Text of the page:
# Iterator bug?

I just tested @Dan’s (?) answer on SO ( Julia - the way of kings (generator performance) - Stack Overflow )

There is function allSAWs(neigh, pathlen) which return iterator. His algorithm has problem that it return wrong “elements” which include 0… It is not what I like to present here! But when I checked it I found strange behavior which seems to be like Julia’s (0.6.1 and 0.7.0-DEV.0) bug.

If I create array with comprehension then every element include 0:

``````julia> a=[i for i in allSAWs(neigh, 2)]
84-element Array{Array{Int64,1},1}:
[1, 0]
[1, 0]
[1, 0]
[2, 0]
[2, 0]
[2, 0]
[2, 0]
[2, 0]
...

julia> a=[i for i in allSAWs(neigh, 2)];length([i for i in a if 0 in i])==84
true
``````

But if I iterate elements in for loop (or add if statement to comprehension) there are “nonzero” elements too:

``````julia> for i in allSAWs(neigh, 2) println(i);end
[1, 5]
[1, 6]
[1, 0]
[2, 3]
[2, 5]
[2, 6]
[2, 7]
[2, 0]
...

julia> length([i for i in allSAWs(neigh, 2) if 0 in i])==16
true
``````

To get more speed out of the iterator, it returns the paths in the same memory. So, to get an array of all the paths `copy` needs to be used:

``````[copy(i) for i in allSAWs(neigh,2)]
``````

Regarding the zero elements, this is probably a bug, and will post an update soon.

This is not a bug. You always return the same mutable element when iterating over the object.

``````julia> a[1] === a[2]
true
``````

If you don’t want this, you should change the return value of next to be `copy(s[1])`.

The zero elements are generated because of a nasty interaction between `Flatten` and an optimization in `SAWs`. In order to know if the iterator is `done` in a non-mutating way, the `next` function of flatten peeks ahead to another element in the iterator (and leaves the state so `done()` can know if the iterator is done). The same problem is present in `SAWs` and therefore, it also peeks ahead. But for optimization, `SAWs` uses a single vector for the path, and thus has to peek ahead mutatingly inside `done()`. This causes a slip by 1 of the iterator results, which drops the first path and adds the zero terminated path at the end.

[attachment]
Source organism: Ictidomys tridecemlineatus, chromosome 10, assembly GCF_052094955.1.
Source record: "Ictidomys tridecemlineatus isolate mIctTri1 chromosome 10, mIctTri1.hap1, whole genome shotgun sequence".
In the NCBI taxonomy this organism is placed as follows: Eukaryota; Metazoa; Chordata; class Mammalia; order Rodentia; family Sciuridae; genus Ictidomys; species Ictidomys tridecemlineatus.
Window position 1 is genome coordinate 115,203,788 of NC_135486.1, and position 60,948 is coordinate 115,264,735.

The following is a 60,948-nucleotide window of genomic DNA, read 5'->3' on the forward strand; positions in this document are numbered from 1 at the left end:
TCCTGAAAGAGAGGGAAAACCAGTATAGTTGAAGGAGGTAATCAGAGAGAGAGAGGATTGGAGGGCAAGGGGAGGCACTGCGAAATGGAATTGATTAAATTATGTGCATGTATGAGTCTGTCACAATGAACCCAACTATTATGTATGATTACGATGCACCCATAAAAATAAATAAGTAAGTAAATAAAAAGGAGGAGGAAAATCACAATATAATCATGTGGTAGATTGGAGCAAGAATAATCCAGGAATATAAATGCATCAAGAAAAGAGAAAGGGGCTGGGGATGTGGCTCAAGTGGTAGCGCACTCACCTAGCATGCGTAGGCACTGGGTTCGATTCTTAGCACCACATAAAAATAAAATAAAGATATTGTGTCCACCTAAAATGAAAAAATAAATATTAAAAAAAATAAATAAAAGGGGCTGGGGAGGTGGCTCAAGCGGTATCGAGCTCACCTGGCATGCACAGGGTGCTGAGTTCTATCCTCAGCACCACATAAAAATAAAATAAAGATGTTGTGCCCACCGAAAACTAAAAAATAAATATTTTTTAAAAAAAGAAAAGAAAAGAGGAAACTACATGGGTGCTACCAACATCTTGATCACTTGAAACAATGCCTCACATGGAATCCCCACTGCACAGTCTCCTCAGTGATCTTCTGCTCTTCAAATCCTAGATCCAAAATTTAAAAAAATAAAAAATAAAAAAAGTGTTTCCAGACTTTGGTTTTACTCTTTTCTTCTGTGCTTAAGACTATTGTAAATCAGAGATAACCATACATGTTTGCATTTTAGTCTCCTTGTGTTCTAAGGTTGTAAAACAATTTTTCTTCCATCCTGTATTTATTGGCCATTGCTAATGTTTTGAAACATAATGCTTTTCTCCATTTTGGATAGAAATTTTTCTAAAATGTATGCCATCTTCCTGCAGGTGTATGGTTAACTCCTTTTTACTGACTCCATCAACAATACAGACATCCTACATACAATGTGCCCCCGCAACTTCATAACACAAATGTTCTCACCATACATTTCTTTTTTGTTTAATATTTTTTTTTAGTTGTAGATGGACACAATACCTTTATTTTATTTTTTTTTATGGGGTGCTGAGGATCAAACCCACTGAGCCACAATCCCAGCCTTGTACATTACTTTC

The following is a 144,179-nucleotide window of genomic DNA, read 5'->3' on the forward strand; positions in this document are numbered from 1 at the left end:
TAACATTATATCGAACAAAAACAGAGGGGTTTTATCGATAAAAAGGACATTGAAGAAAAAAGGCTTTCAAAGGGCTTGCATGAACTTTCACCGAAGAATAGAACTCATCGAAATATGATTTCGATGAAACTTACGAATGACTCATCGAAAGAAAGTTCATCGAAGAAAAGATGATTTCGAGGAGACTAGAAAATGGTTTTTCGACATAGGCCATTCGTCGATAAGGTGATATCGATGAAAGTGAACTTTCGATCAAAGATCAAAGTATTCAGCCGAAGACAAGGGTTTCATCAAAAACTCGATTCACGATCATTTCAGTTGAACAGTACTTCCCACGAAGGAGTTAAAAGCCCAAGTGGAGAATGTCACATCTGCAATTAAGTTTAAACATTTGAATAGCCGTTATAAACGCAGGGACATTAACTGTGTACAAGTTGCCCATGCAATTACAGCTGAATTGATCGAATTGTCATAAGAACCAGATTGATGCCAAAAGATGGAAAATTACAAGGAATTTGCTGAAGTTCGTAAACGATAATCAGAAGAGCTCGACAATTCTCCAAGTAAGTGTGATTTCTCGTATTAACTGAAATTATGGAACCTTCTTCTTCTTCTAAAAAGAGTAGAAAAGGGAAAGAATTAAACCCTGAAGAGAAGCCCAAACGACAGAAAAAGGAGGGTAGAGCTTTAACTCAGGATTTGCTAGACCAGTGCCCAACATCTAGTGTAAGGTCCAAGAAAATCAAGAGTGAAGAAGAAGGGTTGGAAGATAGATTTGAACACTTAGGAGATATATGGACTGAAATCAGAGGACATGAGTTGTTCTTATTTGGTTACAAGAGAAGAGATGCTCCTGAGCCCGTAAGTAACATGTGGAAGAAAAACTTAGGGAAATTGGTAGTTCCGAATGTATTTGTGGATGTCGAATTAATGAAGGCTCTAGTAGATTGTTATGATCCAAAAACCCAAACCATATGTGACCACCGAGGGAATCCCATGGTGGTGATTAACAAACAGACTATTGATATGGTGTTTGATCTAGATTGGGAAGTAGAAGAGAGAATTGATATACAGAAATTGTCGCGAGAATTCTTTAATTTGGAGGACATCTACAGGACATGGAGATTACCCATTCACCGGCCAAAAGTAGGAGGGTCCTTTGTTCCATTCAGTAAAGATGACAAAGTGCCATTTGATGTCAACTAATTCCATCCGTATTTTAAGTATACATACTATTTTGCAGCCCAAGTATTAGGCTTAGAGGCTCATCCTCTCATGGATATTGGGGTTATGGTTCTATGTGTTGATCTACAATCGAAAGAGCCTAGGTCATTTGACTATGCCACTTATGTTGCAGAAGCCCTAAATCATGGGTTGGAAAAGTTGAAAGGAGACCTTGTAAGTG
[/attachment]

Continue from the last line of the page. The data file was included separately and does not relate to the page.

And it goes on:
This is the explanation.

One workaround is not to use `Flatten` and loop over the starting positions with explicitly. Something like:

``````julia> a=vcat([[copy(i) for i in SAWs(neigh, 2, j)] for j in eachindex(neigh)]...)
84-element Array{Array{Int64,1},1}:
[1, 2]
[1, 5]
⋮
``````

Maybe there is a cleaner workaround, but it still escapes me.

Another, perhaps more general workaround is to redefine `Flatten` to peek into the future in a different way (perhaps slightly less performant). The following code does it:

``````julia> using Base: @propagate_inbounds

julia> import Base: Flatten

julia> @propagate_inbounds function next(f::Flatten, state)
s, inner, s2 = state
while done(inner, s2) && !done(f.it, s)
inner, s = next(f.it, s)
s2 = start(inner)
end
val, s2 = next(inner, s2)
return val, (s, inner, s2)
end
next (generic function with 77 methods)

julia> @inline function done(f::Flatten, state)
s, inner, s2 = state
done(inner, s2) || return false
tmps = copy(s)
while !done(f.it, tmps)
tmps2, tmps = next(f.it, tmps)
done(tmps2, start(tmps2)) || return false
end
return true
end
done (generic function with 64 methods)
``````

With these definitions:

``````for i in allSAWs(neigh, 2) println(i) ; end
``````

works fine.

Thanks! I am glad it is not a bug!

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